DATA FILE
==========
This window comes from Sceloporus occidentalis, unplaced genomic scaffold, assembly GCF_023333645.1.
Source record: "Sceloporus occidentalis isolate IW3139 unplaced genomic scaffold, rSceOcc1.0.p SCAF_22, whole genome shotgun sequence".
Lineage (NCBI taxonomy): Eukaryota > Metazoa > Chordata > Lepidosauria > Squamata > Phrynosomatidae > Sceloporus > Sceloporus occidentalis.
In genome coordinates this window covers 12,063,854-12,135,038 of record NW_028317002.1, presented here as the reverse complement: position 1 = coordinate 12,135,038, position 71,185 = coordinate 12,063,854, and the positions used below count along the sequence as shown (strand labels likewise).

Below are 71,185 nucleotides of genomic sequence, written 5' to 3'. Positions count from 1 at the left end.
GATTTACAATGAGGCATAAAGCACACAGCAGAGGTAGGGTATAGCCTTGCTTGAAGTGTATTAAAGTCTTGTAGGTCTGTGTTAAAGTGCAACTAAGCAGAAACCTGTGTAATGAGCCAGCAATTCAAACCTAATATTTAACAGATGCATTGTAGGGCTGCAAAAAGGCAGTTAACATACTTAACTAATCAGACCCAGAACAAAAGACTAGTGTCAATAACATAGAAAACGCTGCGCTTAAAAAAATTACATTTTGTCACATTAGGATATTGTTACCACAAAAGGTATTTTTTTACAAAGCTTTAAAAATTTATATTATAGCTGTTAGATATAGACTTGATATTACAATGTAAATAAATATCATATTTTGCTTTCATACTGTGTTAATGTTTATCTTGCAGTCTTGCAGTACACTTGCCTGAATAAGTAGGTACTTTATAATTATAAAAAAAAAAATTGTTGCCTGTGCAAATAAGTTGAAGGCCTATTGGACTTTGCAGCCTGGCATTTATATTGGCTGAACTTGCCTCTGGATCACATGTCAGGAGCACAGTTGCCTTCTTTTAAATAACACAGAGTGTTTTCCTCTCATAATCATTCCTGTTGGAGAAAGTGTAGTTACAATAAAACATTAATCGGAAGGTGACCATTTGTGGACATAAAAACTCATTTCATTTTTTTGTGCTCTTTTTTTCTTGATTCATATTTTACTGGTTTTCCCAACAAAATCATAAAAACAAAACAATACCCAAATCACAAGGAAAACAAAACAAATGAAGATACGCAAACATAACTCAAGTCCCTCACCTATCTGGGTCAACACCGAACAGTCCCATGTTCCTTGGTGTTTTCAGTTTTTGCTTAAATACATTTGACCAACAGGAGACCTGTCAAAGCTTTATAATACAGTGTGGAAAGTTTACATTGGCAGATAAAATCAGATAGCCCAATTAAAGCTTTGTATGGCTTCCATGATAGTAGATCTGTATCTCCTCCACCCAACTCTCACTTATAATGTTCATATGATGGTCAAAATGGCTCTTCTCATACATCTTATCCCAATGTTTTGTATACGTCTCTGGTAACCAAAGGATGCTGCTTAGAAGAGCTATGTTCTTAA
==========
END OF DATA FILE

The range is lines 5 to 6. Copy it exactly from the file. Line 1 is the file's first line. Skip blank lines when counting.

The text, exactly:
Below are 71,185 nucleotides of genomic sequence, written 5' to 3'. Positions count from 1 at the left end.
GATTTACAATGAGGCATAAAGCACACAGCAGAGGTAGGGTATAGCCTTGCTTGAAGTGTATTAAAGTCTTGTAGGTCTGTGTTAAAGTGCAACTAAGCAGAAACCTGTGTAATGAGCCAGCAATTCAAACCTAATATTTAACAGATGCATTGTAGGGCTGCAAAAAGGCAGTTAACATACTTAACTAATCAGACCCAGAACAAAAGACTAGTGTCAATAACATAGAAAACGCTGCGCTTAAAAAAATTACATTTTGTCACATTAGGATATTGTTACCACAAAAGGTATTTTTTTACAAAGCTTTAAAAATTTATATTATAGCTGTTAGATATAGACTTGATATTACAATGTAAATAAATATCATATTTTGCTTTCATACTGTGTTAATGTTTATCTTGCAGTCTTGCAGTACACTTGCCTGAATAAGTAGGTACTTTATAATTATAAAAAAAAAAATTGTTGCCTGTGCAAATAAGTTGAAGGCCTATTGGACTTTGCAGCCTGGCATTTATATTGGCTGAACTTGCCTCTGGATCACATGTCAGGAGCACAGTTGCCTTCTTTTAAATAACACAGAGTGTTTTCCTCTCATAATCATTCCTGTTGGAGAAAGTGTAGTTACAATAAAACATTAATCGGAAGGTGACCATTTGTGGACATAAAAACTCATTTCATTTTTTTGTGCTCTTTTTTTCTTGATTCATATTTTACTGGTTTTCCCAACAAAATCATAAAAACAAAACAATACCCAAATCACAAGGAAAACAAAACAAATGAAGATACGCAAACATAACTCAAGTCCCTCACCTATCTGGGTCAACACCGAACAGTCCCATGTTCCTTGGTGTTTTCAGTTTTTGCTTAAATACATTTGACCAACAGGAGACCTGTCAAAGCTTTATAATACAGTGTGGAAAGTTTACATTGGCAGATAAAATCAGATAGCCCAATTAAAGCTTTGTATGGCTTCCATGATAGTAGATCTGTATCTCCTCCACCCAACTCTCACTTATAATGTTCATATGATGGTCAAAATGGCTCTTCTCATACATCTTATCCCAATGTTTTGTATACGTCTCTGGTAACCAAAGGATGCTGCTTAGAAGAGCTATGTTCTTAA